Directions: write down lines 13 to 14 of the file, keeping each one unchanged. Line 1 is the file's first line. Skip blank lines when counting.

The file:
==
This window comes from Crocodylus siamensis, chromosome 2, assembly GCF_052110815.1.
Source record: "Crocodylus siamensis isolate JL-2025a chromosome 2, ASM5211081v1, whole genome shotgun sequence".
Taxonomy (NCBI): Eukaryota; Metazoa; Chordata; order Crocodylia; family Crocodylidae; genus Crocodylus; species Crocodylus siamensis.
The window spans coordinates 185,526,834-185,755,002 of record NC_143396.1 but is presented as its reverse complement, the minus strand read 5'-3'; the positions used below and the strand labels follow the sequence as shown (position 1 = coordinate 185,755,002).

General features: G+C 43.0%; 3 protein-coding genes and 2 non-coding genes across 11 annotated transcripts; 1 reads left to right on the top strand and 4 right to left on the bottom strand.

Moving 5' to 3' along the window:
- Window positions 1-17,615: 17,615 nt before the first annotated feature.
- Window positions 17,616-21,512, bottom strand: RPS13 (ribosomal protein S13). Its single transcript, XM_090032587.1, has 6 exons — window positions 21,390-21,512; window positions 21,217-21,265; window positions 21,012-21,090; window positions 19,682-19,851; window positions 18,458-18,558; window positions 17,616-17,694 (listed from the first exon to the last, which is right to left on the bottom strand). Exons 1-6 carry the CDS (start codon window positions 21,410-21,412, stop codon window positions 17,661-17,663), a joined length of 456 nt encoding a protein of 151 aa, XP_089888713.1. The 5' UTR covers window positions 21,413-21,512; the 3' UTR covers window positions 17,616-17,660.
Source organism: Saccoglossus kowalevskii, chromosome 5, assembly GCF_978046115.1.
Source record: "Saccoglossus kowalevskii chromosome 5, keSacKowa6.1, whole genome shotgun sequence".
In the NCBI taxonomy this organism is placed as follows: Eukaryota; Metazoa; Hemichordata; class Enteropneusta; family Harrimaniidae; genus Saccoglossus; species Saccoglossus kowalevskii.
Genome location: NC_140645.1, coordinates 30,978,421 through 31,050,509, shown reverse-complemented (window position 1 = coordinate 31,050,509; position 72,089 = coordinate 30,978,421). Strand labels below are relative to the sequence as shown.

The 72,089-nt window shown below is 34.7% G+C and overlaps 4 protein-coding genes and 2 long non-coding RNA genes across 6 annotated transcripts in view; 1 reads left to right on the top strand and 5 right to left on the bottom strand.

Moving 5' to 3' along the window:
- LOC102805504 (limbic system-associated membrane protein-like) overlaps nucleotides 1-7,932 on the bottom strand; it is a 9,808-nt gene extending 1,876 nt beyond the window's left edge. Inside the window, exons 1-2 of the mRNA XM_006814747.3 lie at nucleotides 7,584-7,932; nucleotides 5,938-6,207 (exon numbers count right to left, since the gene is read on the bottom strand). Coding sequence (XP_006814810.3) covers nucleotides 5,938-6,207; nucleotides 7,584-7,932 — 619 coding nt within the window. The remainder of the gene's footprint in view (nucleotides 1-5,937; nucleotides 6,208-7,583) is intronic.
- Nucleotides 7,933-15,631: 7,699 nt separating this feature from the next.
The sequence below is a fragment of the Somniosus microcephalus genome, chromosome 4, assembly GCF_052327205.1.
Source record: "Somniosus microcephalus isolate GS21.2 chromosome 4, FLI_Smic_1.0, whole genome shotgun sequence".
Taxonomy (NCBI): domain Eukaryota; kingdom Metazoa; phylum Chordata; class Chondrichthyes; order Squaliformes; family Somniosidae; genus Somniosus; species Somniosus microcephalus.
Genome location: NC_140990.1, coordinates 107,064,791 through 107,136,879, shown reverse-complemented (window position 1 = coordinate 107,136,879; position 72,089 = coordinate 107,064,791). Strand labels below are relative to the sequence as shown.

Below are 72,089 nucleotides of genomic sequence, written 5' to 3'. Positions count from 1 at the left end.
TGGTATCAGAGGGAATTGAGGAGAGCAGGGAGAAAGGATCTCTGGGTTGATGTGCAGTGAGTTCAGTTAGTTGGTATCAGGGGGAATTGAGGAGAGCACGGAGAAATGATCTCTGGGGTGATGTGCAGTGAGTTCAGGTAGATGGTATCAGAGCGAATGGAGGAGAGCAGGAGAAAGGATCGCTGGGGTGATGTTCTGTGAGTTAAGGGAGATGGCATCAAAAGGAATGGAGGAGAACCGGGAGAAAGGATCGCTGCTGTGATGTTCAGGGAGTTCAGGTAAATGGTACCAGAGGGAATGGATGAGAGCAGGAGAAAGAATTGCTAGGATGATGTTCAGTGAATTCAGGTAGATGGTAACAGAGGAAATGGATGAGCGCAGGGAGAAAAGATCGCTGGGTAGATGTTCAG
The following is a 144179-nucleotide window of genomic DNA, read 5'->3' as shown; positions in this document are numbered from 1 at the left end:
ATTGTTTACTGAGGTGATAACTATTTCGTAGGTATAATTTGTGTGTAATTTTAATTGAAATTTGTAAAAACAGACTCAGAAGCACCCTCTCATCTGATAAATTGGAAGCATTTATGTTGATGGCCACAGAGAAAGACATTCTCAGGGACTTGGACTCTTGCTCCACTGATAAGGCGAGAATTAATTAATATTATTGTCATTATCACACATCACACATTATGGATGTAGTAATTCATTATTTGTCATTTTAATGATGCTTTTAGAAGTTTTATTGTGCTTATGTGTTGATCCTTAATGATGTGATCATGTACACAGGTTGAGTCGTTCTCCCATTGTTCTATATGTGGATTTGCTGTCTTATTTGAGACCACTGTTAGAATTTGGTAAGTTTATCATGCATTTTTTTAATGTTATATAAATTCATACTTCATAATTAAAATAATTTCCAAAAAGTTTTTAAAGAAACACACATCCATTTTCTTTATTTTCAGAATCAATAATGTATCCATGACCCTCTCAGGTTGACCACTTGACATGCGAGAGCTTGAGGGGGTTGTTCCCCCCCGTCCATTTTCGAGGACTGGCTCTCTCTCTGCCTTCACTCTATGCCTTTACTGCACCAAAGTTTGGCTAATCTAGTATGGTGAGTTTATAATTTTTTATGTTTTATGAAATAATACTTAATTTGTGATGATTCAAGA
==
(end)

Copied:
The 72,089-nt window shown below is 34.7% G+C and overlaps 4 protein-coding genes and 2 long non-coding RNA genes across 6 annotated transcripts in view; 1 reads left to right on the top strand and 5 right to left on the bottom strand.

Moving 5' to 3' along the window: